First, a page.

The Nigerian army has accused Amnesty International of supporting Boko Haram in northeast Nigeria, the army who dismissed Amnesty International report indicting her of burning two communities in Borno state and forcefully taken over 400 residents to Internally Displace Persons, said the report is a fabricated false targeting at blackmailing the army and providing support for Boko Haram insurgents.
In a statement on Friday, Mr. Onyema Nwachukwu, a Brig. General and Director Defence Information said, the Amnesty International report efforts are aimed at disparaging the Armed Forces of Nigeria.
“The Defence Headquarters wishes to state unambiguously that the allegations being touted by Amnesty are nothing but a betrayal of its lack of in-depth knowledge of the goings-on in the North East (NE) theatre of operation,” Nwachukwu said.
Amnesty International has accused the Nigerian military of setting two communities on fire while forcing over 400 residents to Internally Displace Camp (IDP).
The human rights organization said, its local sources revealed that the military carried out the human rights violation at about 3:00 pm on the 3rd day of January.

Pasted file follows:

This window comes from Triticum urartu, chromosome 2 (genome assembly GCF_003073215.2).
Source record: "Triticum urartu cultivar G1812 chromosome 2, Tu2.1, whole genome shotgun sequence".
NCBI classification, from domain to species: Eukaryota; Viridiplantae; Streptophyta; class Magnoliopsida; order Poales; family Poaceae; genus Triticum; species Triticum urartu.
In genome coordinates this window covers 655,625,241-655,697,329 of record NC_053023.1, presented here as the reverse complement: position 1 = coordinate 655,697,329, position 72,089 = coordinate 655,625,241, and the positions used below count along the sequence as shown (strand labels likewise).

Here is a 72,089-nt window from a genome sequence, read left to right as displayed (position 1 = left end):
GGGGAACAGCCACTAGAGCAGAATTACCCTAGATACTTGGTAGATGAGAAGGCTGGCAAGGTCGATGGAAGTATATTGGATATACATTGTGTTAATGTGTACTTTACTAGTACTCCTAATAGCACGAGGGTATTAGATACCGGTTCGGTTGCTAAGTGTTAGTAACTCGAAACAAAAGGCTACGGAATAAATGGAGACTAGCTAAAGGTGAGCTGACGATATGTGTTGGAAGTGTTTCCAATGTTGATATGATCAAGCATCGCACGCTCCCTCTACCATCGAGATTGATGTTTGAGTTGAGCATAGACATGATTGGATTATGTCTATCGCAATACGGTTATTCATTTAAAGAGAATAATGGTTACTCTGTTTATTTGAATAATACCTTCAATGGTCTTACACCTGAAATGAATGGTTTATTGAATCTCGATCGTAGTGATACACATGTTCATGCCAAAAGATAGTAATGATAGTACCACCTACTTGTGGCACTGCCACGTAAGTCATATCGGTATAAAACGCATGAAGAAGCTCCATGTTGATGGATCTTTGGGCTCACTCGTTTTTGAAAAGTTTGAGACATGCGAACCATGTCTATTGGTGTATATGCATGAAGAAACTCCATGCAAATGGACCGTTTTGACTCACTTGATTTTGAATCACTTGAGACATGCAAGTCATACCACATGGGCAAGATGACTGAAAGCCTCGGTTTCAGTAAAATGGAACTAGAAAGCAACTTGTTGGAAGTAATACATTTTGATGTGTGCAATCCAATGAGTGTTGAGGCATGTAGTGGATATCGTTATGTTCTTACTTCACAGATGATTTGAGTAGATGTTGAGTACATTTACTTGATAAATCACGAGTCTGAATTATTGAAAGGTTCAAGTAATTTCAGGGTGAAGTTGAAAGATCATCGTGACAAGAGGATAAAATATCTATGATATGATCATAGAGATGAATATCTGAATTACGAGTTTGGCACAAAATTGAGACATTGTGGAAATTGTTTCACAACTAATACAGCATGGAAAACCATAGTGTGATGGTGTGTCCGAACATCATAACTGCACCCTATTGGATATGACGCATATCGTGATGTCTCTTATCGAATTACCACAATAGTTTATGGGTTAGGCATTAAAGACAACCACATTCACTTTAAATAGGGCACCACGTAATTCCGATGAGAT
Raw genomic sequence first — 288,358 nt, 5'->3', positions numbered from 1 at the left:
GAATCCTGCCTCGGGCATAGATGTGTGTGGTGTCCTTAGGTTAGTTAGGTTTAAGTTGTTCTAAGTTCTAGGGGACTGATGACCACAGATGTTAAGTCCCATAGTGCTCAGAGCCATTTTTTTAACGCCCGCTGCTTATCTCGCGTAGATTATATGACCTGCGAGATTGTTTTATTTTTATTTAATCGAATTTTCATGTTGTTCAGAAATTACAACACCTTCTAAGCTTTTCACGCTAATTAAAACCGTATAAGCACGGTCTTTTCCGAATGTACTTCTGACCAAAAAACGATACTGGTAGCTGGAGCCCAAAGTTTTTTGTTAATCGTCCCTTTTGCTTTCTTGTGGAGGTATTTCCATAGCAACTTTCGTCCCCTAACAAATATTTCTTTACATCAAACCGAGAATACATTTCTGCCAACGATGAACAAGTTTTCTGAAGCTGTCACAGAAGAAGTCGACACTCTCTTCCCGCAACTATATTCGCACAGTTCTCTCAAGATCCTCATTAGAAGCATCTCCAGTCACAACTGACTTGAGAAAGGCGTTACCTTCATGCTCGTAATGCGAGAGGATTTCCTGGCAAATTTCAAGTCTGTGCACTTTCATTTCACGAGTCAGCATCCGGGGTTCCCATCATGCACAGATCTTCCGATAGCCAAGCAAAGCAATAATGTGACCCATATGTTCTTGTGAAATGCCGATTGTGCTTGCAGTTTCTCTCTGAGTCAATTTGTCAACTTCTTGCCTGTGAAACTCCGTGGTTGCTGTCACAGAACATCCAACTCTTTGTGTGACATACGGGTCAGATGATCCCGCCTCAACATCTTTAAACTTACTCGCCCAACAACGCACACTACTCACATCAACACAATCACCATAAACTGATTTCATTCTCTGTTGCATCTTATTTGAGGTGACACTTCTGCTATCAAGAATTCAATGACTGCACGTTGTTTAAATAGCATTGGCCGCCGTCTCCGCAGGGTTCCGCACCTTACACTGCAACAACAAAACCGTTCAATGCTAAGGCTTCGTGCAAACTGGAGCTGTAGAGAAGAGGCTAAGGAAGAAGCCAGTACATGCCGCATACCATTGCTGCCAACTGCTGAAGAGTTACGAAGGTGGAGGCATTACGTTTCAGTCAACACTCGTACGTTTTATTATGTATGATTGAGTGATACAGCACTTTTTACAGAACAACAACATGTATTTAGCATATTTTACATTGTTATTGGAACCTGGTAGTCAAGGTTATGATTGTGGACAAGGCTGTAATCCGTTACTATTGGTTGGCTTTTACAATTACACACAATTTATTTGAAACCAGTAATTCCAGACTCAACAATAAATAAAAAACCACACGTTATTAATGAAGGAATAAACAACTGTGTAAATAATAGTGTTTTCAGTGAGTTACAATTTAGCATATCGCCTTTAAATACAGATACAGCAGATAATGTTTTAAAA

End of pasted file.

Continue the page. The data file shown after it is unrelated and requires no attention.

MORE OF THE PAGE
The locals recounted how the soldiers forced them out of their homes and set their houses on fire.
They narrated how the soldiers forced them into trucks and took them to an IDP camp close to Maiduguri, the Borno state capital.
As we were forcefully loaded into the trucks, some of the soldiers returned to Bukarti and set our houses on fire, a resident said.
“We saw our houses go into flames,” and we all started crying, a 70-year-old woman said.
The soldiers used trucks and forcefully took over 400 Bukarti and Matiri residents, women, men, and children to IDP camp located close to Maiduguri.
The soldiers continued the violation the following day, the 4th day of January. They went to Ngariri, a community close Bukarti, assembled the old men and women, forced them into a truck, took them to IDP camp.
After forcefully taken Ngariri residents to IDP camp close to Maiduguri, the soldiers came back and set their houses ablaze, three community residents, told Amnesty International.
Residents, who escaped from the IPD camp back to their community, told Amnesty International, soldiers destroyed everything.
Residents recounted how they lost their homes, jewelry, clothes, and, other valuables to the action of the soldiers who burnt their homes.
“Everything we harvested was destroyed, and some of our animals died,” a 60-year-old farmer said. “I had a year of harvest stored – it’s what I would have sold to buy clothes and other things for my family.”
“Everything was burned, even our food – it could feed my family for two years,” said another 30-year-old farmer.
“Our clothes, our food, our crops, our kettles. Even the trolley we used for getting water. Only the metal dishes are there, but everything else is burned.”